Sure, the U.S. stock market — especially technology stocks — has performed exceptionally well this year; however, not only U.S. stocks have performed. In fact, leading stocks in winning categories from gaming to e-commerce to cloud computing have done exceptionally well all over the world. Add in the additional tailwind of higher growth and a rising middle class, and international tech stocks could be in for even bigger gains than their U.S. counterparts.
In the wake of the recent U.S. election, here are three international tech names in great position to ride big tech trends over the next year and beyond.
Image source: Getty Images.
South African media company and venture capitalist Naspers (OTC: NPSNY) has basically all of its assets in its 72.5% stake in European holding company Prosus (OTC: PROSY), which contains all of Naspers’ international tech investments. Prosus’ largest asset by far is its 31% stake in Chinese internet giant Tencent (OTC: TCEHY).
As recently as a week ago, Prosus and Naspers traded at big discounts to the value of that Tencent stake alone, despite Prosus also owning billions worth of other international tech holdings, including several food delivery platforms in developing nations, India’s PayU digital payments platform, international classifieds businesses such as the OLX Group, and Russian social media platform Mail.ru (OTC: MLRYY).
As of about a week ago, Prosus was trading at roughly a 28% discount to the value of its Tencent stake (39% upside) and Naspers was, amazingly, trading at a 30% discount to the value of its stake in Prosus (42% upside), meaning that Naspers was actually trading at about half the value of the Tencent shares it actually owned.
Fortunately, Prosus announced on October 30 it would be doing the prudent thing and using $5 billion in excess cash to repurchase shares of both Prosus and Naspers, with the aim of buying back $1.37 billion of Prosus shares and $3.63 billion of Naspers shares, or the same 27.5% to 72.5% proportion of Naspers’ ownership of Prosus. That would equal about 4.2% of Naspers shares and 0.8% of Prosus. So, Naspers is trading at the bigger discount, and will get more of the repurchase.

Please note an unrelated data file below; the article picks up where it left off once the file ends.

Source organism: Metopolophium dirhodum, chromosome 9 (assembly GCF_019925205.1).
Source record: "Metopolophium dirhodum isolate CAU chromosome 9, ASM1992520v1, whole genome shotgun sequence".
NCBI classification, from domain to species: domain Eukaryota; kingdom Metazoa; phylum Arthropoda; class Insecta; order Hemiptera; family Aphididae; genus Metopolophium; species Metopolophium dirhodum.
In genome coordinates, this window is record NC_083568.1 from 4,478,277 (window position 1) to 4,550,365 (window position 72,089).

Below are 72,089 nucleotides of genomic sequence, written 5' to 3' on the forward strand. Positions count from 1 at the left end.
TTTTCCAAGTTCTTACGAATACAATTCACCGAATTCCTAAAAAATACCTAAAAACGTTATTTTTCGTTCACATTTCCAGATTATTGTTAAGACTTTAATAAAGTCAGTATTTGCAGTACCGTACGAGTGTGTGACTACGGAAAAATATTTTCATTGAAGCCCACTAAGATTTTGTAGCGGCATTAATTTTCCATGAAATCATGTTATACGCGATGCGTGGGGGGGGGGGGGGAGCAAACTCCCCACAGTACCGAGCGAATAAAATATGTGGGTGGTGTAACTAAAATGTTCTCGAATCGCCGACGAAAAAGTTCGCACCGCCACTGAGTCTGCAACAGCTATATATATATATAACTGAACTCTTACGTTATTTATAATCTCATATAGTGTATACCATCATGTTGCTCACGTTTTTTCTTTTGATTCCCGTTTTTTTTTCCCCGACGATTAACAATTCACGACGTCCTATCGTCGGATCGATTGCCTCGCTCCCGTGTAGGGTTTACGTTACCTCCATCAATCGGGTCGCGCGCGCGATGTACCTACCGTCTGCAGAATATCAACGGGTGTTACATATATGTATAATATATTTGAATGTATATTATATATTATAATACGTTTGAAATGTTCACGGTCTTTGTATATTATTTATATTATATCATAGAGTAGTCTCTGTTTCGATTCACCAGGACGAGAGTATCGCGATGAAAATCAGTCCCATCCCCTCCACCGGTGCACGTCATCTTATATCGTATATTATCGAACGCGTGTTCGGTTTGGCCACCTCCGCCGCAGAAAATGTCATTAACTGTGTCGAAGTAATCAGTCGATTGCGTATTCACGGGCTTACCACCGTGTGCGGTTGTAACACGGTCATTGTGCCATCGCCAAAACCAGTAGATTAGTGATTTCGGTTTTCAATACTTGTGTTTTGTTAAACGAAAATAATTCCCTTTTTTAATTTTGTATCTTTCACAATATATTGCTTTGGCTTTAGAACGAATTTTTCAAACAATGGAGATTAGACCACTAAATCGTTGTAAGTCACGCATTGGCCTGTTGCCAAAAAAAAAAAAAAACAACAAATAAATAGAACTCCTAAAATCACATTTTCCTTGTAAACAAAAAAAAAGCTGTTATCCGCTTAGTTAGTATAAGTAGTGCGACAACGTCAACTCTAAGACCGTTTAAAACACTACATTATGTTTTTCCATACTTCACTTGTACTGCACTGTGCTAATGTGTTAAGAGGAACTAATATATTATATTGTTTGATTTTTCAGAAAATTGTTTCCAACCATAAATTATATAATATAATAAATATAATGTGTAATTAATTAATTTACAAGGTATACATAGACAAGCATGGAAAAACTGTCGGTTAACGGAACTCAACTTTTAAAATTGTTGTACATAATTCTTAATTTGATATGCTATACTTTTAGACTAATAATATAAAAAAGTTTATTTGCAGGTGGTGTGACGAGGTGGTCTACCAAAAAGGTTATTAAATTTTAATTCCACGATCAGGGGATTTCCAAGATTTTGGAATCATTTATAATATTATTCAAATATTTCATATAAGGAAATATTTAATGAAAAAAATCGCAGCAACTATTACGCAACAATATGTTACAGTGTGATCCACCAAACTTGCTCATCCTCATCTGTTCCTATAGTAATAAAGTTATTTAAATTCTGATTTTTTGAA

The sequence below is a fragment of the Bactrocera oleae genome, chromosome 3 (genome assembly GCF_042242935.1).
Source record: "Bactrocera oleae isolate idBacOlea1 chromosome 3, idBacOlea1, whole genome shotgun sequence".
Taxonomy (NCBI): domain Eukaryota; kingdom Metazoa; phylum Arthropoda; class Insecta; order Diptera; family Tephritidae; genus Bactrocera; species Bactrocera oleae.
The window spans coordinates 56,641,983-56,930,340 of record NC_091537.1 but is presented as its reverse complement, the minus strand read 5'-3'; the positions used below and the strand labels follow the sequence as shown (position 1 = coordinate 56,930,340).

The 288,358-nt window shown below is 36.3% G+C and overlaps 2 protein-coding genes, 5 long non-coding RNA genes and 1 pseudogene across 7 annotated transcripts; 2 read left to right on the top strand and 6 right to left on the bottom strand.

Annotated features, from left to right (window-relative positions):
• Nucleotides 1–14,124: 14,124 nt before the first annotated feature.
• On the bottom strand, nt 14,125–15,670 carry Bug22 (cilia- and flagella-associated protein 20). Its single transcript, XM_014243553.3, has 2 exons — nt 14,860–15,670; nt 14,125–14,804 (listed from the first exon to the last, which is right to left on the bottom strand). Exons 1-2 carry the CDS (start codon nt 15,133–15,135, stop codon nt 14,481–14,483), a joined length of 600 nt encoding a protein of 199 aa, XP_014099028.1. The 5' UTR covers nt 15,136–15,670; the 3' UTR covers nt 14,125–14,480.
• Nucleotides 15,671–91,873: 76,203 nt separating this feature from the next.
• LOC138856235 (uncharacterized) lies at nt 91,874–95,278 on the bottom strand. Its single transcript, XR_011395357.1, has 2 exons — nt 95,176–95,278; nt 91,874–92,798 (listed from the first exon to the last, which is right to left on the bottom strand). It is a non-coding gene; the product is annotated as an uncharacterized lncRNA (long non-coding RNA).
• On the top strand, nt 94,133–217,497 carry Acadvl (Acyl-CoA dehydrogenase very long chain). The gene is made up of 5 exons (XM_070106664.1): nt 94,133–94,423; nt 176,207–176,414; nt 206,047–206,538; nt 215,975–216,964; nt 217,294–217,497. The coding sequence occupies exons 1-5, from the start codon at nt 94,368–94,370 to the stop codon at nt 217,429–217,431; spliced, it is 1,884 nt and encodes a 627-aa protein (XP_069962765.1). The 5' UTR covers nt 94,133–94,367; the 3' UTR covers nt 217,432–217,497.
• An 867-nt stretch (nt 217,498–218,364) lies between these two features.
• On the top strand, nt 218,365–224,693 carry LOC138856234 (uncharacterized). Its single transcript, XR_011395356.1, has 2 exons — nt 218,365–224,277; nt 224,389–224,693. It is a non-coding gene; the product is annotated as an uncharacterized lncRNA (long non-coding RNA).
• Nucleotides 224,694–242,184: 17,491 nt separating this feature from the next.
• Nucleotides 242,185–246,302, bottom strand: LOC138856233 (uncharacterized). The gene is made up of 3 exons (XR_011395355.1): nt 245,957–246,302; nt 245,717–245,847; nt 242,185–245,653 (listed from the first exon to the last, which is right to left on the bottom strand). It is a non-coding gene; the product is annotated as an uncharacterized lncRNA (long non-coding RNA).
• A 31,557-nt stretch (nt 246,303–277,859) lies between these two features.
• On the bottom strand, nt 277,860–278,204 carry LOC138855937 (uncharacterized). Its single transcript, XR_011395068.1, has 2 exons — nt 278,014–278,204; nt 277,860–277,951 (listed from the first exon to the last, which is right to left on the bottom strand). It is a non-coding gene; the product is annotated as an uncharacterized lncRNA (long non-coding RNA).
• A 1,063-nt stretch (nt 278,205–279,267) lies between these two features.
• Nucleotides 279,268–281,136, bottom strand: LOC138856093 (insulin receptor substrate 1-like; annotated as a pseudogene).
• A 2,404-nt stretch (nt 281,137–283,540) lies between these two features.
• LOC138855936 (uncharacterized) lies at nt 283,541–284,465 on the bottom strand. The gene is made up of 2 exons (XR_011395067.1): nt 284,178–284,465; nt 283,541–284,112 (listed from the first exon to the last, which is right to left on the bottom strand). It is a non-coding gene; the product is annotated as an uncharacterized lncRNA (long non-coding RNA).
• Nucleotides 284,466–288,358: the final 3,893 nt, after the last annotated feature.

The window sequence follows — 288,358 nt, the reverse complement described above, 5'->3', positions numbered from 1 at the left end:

While both Prosus and Naspers jumped on the news, the head-scratching gap between their market valuation and the value of their assets remains. That may be because the repurchase won’t take place until after the companies report their second fiscal half-year results on November 23.
With a huge discount to asset value and management making smart capital allocation moves, it’s a great time for investors to bet on either Naspers or Prosus today.
Image source: Getty Images.
Some may have soured on Chinese tech names after China’s State Administration for Market Regulation (SAMR) recently issued antitrust draft rules last week, sending just about all major China tech names into the red, and wiping off a collective $280 billion in market value.
However, e-commerce giant JD.com (NASDAQ: JD) may be a name that escapes relatively unscathed, especially when compared with its two main rivals Alibaba (NYSE: BABA) and Pinduoduo (NASDAQ: PDD). Two of the proposed rules are a limit on generous subsidies offered by e-commerce platforms, as well as an end to exclusivity demands by those same large platforms.